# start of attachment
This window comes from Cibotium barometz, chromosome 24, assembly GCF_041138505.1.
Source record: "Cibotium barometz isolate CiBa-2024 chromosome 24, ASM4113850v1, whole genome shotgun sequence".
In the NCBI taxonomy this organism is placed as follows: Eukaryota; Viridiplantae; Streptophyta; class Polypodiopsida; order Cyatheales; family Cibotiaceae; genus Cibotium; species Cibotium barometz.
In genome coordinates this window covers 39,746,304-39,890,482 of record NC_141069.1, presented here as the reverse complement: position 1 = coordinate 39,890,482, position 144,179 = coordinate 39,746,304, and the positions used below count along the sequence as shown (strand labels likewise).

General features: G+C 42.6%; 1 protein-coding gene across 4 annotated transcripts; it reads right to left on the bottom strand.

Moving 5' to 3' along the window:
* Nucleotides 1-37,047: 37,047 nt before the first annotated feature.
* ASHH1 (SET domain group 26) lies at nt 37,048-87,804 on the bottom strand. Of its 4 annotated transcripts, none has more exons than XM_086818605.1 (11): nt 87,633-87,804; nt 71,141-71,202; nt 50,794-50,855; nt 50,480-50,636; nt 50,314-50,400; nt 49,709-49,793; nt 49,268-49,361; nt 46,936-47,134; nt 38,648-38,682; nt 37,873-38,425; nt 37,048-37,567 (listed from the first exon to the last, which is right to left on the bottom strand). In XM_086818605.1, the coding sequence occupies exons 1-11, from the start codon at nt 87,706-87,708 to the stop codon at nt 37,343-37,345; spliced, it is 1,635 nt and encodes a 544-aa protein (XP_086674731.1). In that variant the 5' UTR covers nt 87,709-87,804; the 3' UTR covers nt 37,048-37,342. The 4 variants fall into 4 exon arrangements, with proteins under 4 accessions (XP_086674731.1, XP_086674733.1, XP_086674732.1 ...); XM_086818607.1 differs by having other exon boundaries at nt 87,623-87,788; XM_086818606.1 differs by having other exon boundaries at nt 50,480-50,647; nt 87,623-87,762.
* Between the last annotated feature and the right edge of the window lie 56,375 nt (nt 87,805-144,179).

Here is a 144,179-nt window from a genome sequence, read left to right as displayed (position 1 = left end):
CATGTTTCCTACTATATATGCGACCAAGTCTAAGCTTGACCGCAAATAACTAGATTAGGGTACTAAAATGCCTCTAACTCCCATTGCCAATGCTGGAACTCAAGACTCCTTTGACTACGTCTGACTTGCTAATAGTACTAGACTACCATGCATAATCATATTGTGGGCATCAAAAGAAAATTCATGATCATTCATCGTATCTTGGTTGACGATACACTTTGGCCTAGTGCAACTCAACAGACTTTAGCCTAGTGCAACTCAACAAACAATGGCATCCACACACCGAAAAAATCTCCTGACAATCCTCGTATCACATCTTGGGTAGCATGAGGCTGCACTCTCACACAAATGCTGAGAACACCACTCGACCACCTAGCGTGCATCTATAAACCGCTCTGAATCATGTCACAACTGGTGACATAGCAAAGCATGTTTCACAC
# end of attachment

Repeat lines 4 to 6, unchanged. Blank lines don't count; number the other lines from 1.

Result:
In genome coordinates this window covers 39,746,304-39,890,482 of record NC_141069.1, presented here as the reverse complement: position 1 = coordinate 39,890,482, position 144,179 = coordinate 39,746,304, and the positions used below count along the sequence as shown (strand labels likewise).

General features: G+C 42.6%; 1 protein-coding gene across 4 annotated transcripts; it reads right to left on the bottom strand.

Moving 5' to 3' along the window: